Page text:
Duck or Goose Jerky Recipe - How to Make Duck Jerky (2024)

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4.91 from 30 votes

By Hank Shaw

February 29, 2012 | Updated June 22, 2020


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Duck or Goose Jerky Recipe - How to Make Duck Jerky (2)

Who doesn’t love jerky? I mean, really. It is a staple in the duck blind, and goose or duck jerky is a perfect use for “off” ducks like spoonies, fishy divers or snow geese. Once the fat is removed, there’s no fishy flavor.

But there is jerky and there is jerky. Some people run their meat through the grinder and use a “jerky gun.” This is fine, but it is not traditional jerky, which is always whole cuts of meat. Thickness is up to you.

Really thick slices need long drying times and result in a very hard product. If you’ve ever heard of biltong in Africa, that’s what this is. I ate lots of biltong when I was in Zimbabwe and South Africa in the 1990s, and I’ve developed a taste for thick jerky. But you can cut yours thin if you’d like.

This recipe makes a jerky that is dry enough to store at room temperature — although the fridge is best for really long storage — but pliableenough to keep it meaty.

Duck or Goose Jerky Recipe - How to Make Duck Jerky (3)

What follows are my flavorings: As long as you keep the ratio of meat to water to Worcestershire sauce to salt the same, you can vary the other flavors. You need enough salt to draw out moisture and help with preservation, and the Worcestershire sauce adds both extra salt and vinegar, which is also a good preservative.

I designed this recipe for a dehydrator, but if you don’t have one, set your oven to “warm” and put the meat on a wire rack set above a rimmed cookie sheet; the sheet catches any drippings. I also leave the oven door ajar for air circulation.

The porcini powder in this recipe is made by grinding dried porcini in a coffee grinder. You can buy dried porcini in most supermarkets. Or you can skip it.

As for the meat, while it is a duck jerky recipe, it will also work with any skinless goose breast, or with venison, elk, antelope, goat, lamb or beef.

4.91 from 30 votes

Goose or Duck Jerky

This jerky recipe is one I like a lot, but use it as a guide, not dogma. If you want to play with flavors, go for it. Just don't mess around with the ratios of salt, and be sure to let it marinate for at least 24 hours, and up to 3 days. I always use curing salt No. 1 for my jerky, as I like the rosy, hammy effect it produces -- and it's a food safety thing when you dry at lower temperatures.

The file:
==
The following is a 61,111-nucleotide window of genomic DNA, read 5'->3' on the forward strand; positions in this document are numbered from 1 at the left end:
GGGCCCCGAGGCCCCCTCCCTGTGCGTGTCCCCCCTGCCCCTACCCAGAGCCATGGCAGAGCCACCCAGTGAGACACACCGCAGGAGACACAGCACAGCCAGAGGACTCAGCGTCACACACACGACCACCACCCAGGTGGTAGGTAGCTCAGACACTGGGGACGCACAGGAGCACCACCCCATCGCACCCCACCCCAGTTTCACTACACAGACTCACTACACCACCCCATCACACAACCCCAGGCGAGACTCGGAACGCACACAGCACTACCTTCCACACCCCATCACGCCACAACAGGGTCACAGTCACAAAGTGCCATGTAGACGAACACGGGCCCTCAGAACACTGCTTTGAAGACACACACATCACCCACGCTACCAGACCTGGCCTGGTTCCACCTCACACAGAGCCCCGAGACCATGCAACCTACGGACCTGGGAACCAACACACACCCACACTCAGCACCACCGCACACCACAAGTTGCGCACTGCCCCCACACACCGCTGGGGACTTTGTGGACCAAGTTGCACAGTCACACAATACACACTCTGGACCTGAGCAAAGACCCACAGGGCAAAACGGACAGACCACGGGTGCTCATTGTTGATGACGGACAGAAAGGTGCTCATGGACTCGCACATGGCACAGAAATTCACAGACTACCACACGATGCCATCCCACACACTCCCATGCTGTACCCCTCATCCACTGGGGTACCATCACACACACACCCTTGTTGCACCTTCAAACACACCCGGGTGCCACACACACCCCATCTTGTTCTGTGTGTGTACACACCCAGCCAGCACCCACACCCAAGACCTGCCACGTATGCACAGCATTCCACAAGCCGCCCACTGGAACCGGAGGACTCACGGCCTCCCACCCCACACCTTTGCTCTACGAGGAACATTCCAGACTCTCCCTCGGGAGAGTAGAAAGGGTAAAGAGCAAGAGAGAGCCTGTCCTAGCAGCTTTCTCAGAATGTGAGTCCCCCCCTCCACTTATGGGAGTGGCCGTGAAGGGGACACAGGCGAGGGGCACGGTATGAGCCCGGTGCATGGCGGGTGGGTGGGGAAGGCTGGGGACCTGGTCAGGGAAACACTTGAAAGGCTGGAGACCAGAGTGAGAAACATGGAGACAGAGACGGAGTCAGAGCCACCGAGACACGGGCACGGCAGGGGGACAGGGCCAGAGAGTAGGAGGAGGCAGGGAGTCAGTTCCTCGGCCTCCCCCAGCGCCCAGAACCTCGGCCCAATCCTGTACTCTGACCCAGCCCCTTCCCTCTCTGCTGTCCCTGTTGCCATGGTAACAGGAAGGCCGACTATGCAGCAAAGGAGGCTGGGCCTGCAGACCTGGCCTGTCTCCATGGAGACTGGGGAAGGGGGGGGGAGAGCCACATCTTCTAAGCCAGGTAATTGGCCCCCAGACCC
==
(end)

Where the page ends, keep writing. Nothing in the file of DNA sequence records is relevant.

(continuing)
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Course: Cured Meat, Snack

Cuisine: American

Servings: 10

Author: Hank Shaw

Prep Time: 15 minutes minutes

Cook Time: 7 hours hours

Total Time: 7 hours hours 15 minutes minutes


  • 3 pounds skinless, de-fatted duck or goose breast
  • 2 cups water
  • 2 tablespoons kosher salt
  • 1/2 teaspoon Instacure No. 1 (optional)
  • 1/4 cup Worcestershire sauce
  • 1 teaspoon garlic powder
  • 1 teaspoon dried thyme
  • 1 teaspoon cayenne
  • 1 teaspoon porcini powder (optional)
  • 3 tablespoons brown sugar


  • Slice the duck breasts into roughly 1/4 inch thick strips. Mix remaining ingredients well in a large bowl. Put the meat into the marinade and massage it all around to coat evenly. Pour everything into a seal-able plastic bag or container and set in the fridge. Marinate for at least 24 and up to 72 hours -- the longer it is in the mix, the saltier the meat will get, but the more flavorful it will be. During the marinating process, massage the meat around in the bag to keep all the pieces in contact with the marinade.

  • Remove the duck from the bag and pat dry with paper towels. Either follow your dehydrator's instructions for making jerky (I dehydrate mine at 140°F), or lay the strips on a wire rack set over a cookie sheet. Set the rack in an oven set on Warm until the meat is dried out, but still pliable, about 6 to 8 hours. Store either in the fridge indefinitely, or at room temperature for up to 1 month.


If you are interested in another flavor of jerky, try my chipotle jerky with duck instead of venison.


Calories: 183kcal | Carbohydrates: 5g | Protein: 26g | Fat: 6g | Saturated Fat: 1g | Cholesterol: 129mg | Sodium: 1588mg | Potassium: 401mg | Fiber: 1g | Sugar: 4g | Vitamin A: 121IU | Vitamin C: 1mg | Calcium: 26mg | Iron: 2mg

Nutrition information is automatically calculated, so should only be used as an approximation.

Tried this recipe? Tag me today!Mention @huntgathercook or tag #hankshaw!

Categorized as:
American Recipes, Appetizers and Snacks, Charcuterie, Ducks and Geese, Recipe, Wild Game

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About Hank Shaw